Tau Homeostasis Via Proteasomal and Autophagic Activity

Principal Investigator

Centre for Addiction and Mental Health (CAMH)
Toronto, Ontario
This grant is made possible by a generous bequest from the Estate of Donald A. Reitzer.

Project Goals

Dr. Wai Haung Yu and colleagues will determine how the natural protein recycling systems, called the ubiquitin-proteasome (UPS) and autophagic-lysosome system (A-LS), act in concert to maintain healthy levels and quality of proteins. In Alzheimer's disease (AD), protein clumping is a hallmark that is often accompanied by failure of UPS and A-LS, suggesting that these two recycling pathways are important for disease prevention. Along with improving the understanding of these two mechanisms, these researchers will test drug candidates for enhancement of UPS and A-LS function in reducing tau clumping and for restoring long-lived UPS and A-LS protein recycling activity.

Project Summary

Dr. Wai Haung Yu and colleagues are exploring how proteins—the building blocks of all cells—are recycled in brain cells, and what happens when there is a malfunction in the machinery to break down and recycle redundant and toxic proteins.  One of the main hallmarks of Alzheimer's disease is the presence of aggregated protein deposits, including one set of deposits caused by a protein called tau. This can be a result of proteins that are not degraded by systems called ubiquitin-proteasome (UPS) or autophagic-lysosomal (A-LS), which are two of the primary ways cells get rid of and recycle their junk. The UPS and A-LS pathways are important for maintaining quality control in a cell, and when they fail, the cell begins to accumulate junk proteins, which can be harmful to the cell and can negatively affect its operations and/or lead to disease. Although these two pathways are vital to survival, the connection between them is not well understood in diseases like AD. Moreover, this work will also determine whether scientists can protect and reverse the disease process by improving UPS and A-LS function to reduce the buildup of proteins like tau and preserve healthy brain cell function.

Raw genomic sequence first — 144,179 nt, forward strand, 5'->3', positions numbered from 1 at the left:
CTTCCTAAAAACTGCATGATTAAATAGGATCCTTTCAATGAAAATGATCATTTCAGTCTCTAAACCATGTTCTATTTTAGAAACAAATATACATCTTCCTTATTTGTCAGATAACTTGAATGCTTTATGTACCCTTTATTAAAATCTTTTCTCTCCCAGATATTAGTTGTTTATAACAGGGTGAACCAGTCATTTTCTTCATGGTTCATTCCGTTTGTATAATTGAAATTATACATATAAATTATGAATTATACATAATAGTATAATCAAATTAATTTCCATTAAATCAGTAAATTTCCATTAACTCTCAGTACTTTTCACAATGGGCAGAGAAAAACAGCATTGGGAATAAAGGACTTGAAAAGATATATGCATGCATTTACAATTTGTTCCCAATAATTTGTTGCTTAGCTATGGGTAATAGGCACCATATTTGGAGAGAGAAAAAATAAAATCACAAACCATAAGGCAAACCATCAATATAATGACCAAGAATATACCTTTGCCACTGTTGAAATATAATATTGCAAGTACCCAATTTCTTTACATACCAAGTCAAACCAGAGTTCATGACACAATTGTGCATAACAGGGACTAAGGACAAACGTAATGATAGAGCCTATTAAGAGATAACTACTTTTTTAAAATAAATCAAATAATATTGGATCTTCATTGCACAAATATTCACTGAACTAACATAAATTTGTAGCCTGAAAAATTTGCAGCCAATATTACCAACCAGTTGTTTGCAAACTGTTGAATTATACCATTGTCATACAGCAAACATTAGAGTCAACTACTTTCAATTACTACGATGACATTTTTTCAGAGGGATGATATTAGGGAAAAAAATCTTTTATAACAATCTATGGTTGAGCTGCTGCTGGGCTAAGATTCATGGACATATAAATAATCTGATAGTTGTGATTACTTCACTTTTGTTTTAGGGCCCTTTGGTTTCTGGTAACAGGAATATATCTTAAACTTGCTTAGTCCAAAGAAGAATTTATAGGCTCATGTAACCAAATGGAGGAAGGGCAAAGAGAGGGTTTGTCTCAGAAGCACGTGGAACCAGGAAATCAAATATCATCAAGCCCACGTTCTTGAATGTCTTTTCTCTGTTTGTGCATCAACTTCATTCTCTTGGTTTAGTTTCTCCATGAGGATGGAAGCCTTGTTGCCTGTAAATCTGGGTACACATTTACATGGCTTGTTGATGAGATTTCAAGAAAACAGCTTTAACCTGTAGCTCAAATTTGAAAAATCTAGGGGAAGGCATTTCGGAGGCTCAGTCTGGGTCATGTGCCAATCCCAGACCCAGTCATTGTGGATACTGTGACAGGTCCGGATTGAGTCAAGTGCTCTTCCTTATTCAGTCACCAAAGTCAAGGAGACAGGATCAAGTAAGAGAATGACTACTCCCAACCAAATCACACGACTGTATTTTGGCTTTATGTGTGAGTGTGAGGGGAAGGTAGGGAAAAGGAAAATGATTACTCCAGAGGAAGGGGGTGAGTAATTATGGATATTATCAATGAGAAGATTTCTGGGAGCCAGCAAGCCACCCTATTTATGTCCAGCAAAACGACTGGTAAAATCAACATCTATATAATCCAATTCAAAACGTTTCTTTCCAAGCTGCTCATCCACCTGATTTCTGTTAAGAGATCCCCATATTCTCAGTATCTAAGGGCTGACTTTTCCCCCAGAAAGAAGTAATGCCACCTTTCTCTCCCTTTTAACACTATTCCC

First published on: July 10, 2012

Last modified on: June 18, 2024